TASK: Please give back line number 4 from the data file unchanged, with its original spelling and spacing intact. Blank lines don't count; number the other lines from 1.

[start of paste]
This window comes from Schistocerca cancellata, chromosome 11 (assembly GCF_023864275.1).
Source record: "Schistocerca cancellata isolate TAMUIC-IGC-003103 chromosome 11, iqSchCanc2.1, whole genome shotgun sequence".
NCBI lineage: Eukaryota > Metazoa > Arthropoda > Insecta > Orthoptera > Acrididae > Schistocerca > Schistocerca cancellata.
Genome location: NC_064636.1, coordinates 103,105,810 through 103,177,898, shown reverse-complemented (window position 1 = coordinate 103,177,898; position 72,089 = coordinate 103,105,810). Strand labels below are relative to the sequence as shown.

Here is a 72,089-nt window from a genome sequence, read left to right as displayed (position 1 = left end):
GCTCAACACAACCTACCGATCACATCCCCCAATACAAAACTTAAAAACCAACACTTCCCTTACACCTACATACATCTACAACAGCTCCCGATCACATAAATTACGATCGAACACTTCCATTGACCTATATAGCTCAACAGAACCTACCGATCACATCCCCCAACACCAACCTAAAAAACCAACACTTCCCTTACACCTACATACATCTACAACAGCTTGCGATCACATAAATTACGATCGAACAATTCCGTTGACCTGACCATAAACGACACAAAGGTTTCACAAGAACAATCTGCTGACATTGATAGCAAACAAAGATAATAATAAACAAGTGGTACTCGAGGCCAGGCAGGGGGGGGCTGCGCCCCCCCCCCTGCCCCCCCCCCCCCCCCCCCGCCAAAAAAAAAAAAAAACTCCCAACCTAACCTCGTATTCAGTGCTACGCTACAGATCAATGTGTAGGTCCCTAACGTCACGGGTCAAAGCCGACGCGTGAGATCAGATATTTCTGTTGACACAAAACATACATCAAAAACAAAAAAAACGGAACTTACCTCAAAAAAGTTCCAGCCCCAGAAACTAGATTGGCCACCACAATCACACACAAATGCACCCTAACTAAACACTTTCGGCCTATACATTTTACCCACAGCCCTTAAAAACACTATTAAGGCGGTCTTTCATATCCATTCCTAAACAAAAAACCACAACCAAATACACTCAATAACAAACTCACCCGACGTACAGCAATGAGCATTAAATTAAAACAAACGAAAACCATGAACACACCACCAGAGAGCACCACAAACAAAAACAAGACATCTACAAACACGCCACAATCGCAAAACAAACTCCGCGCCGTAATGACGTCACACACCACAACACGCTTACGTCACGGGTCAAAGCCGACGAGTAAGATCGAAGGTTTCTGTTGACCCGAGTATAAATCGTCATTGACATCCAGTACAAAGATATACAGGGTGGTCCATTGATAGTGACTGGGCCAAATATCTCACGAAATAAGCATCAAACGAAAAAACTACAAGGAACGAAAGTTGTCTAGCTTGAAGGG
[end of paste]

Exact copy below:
Genome location: NC_064636.1, coordinates 103,105,810 through 103,177,898, shown reverse-complemented (window position 1 = coordinate 103,177,898; position 72,089 = coordinate 103,105,810). Strand labels below are relative to the sequence as shown.